North End school board members lose races

Deidre Cruse

Iberville Parish voters generally favored incumbents in Saturday's primary elections, with the notable exception of North End voters who dismissed their two School Board members.

Voters settled all but two local elections in Saturday's primaries. Some 35 percent of Iberville's 21,000 registered voters participated, Clerk of Court J. G. “Bubbie” Dupont Jr. said, noting it was even better than his prediction of 30 percent. Statewide, only 22 percent of voters turned out.

White Castle voters elected Alderman Gerald Jermarr as their new mayor, handed their federally indicted Police Chief Mario D. Brown a first-primary victory over two challengers and dismissed one of their incumbent aldermen. The police chief's brother, Mayor Maurice Brown, also under federal indictment, was prohibited from running for re-election because of non-payment of a state ethics fine.

Barbara “Bo” O'Bear and Dionne “Bambi” Lewis will join incumbents John “Plug” Barlow, Jonathan “JonKris” Greene and Garnell Young on the White Castle Board of Aldermen. Incumbent  Alderman Erick “Duck” Batiste did not make the cut.

Mariongouin voters re-elected Mayor John F. Overton and Police Chief John E. Simien, along with two of three incumbent Board of Aldermen members seeking re-election. New members Sam W. Watson and Clarence “D-Dot” Wiley will join incumbents Kirkland Anderson Sr. and Demi Vorise on the board. Incumbent Edward James Jr. faces a run-off against John E. Carriere in the November 2 general election.

The second local run-off will be in Iberville Parish School Board District A between Karen “Kay” Jewell, who was 43 votes shy of a first-primary victory, and Donald Ray Patterson. Incumbent Stanley Washington finished last in the Maringouin-area district.

District B incumbent David “Worm” Daigle  of Grosse Tete finished 215 votes behind Grosse Tete Municipal Clerk Pamela George. Daigle avoided a strong push for his recall in 2009 after he cast the deciding vote to close North Iberville High School.

The winner of the District A run-off and George will be the only new faces on the 15-member School Board come January. The other seven incumbents in contested races won their elections.

The biggest local winner was incumbent Darlene M. Ourso in District O in the White Castle area, who won 561 votes (83 percent) and had a 444-vote lead over  challenger Kenneth Burleigh.

In the Plaquemine area, Michael J. Hebert Jr. garnered 53 percent of the vote to take a first primary win over two opponents, Rhett E. Marionneaux and Donna R. Purpera; Thomas “Tom” Delahaye edged first-time candidate Billy Dunn Sr. by 22 votes, and Yolanda Butler Laws received 57 percent of the vote in a race with Earl Pania.

Incumbent Freddie “Sam” Molden III of Bayou Goula, challenged by his sister in law Irene Delone Dennis, won with 66 percent of the vote in District L in the southern part of the parish.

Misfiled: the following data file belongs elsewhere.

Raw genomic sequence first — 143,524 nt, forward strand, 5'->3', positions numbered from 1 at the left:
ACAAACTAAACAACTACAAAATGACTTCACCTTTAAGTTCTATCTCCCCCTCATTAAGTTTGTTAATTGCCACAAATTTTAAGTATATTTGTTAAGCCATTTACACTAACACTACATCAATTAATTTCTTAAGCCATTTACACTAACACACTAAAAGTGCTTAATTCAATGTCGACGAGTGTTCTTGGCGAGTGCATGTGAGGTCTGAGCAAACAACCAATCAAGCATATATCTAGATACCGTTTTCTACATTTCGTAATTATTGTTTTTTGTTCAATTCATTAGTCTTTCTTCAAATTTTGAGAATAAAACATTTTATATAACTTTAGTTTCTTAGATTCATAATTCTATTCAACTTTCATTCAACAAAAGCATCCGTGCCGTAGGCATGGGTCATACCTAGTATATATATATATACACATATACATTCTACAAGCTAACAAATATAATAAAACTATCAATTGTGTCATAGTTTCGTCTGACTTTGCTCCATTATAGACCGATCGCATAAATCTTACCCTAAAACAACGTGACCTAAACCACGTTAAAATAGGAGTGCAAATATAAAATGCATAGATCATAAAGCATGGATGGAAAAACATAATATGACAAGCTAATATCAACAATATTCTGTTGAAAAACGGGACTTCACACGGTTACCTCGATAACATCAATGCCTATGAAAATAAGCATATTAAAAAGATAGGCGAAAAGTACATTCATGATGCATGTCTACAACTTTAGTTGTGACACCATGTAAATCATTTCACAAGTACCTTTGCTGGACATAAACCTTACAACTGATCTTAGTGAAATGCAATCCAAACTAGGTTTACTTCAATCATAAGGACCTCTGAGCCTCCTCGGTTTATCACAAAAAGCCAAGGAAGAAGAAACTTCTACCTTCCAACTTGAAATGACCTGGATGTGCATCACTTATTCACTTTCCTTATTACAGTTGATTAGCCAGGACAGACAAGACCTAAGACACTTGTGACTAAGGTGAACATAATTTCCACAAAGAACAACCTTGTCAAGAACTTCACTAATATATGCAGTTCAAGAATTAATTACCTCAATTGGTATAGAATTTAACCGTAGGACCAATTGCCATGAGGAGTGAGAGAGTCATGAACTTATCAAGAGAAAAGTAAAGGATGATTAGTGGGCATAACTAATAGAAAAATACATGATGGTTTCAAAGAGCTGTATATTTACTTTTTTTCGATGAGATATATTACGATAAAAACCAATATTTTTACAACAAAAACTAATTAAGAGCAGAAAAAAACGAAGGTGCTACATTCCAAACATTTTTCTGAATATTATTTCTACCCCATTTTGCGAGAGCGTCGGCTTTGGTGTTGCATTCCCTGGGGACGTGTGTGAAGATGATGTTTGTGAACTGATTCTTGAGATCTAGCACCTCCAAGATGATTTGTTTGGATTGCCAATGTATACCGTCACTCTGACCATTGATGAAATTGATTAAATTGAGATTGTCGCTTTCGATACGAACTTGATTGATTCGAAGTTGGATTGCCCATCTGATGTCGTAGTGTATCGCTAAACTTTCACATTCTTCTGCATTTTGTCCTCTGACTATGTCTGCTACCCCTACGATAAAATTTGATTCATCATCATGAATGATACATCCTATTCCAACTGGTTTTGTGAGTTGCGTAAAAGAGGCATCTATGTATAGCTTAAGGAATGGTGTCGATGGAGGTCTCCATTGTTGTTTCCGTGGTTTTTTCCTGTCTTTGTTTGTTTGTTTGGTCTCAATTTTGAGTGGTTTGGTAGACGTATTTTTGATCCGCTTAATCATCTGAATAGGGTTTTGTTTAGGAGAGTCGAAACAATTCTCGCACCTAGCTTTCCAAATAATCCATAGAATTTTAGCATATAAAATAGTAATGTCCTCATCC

On the Eastside, incumbent Nancy T. Broussard took 58 percent of the vote in her win over Annette A. Brigalia in District K, and School Board President Melvin Lodge garnered 56 percent of the vote to win over two challengers in District M, Russell Redditt and Felton “Popie” Williams Jr.

The six other School Board members were elected without opposition. They were Glyna M. Kelley, District C; Paul B. Distefano, District E; Michael “Chief” Barbee, District F; Dorothy R. Sansoni, District H; Brian S. Willis, District J, and Albertha Hasten, District N.

In the special election for lieutenant governor, like voters statewide, local voters preferred Secretary of State Jay Dardenne, who won 34 percent of the vote here, and New Orleans attorney and political newcomer Caroline Fayard, who won 30 percent.

Statewide, Dardenne led with 180,915 votes (28 percent), with Fayard garnering 159,432 votes (24 percent). Country music singer Sammy Kershaw finished with 19 percent in the eight-candidate field.

Incumbent Lambert C. Boissiere III of New Orleans garnered 64 percent of the vote here and 75 percent district wide to win his race for Public Service Commission from District 3. John F. Schwegmann was his challenger. Districtwide, Boissiere received 73,253 votes, to 20,821 for Schegmann.

Local voters approved proposed constitutional amendment No. 1 moving up the opening of annual legislative sessions by 54 to 46 percent, and rejected amendment No. 2 exempting members of the Governor's Office of Homeland Security and Emergency Preparedness by the same margin.

Statewide, voters approved both. Amendment No. 1 passed by 370,353 votes (63 percent) to 221,106 (37 percent), and amendment No. 2 passed by 305,996 votes (52 percent) to 283,065 votes (48 percent).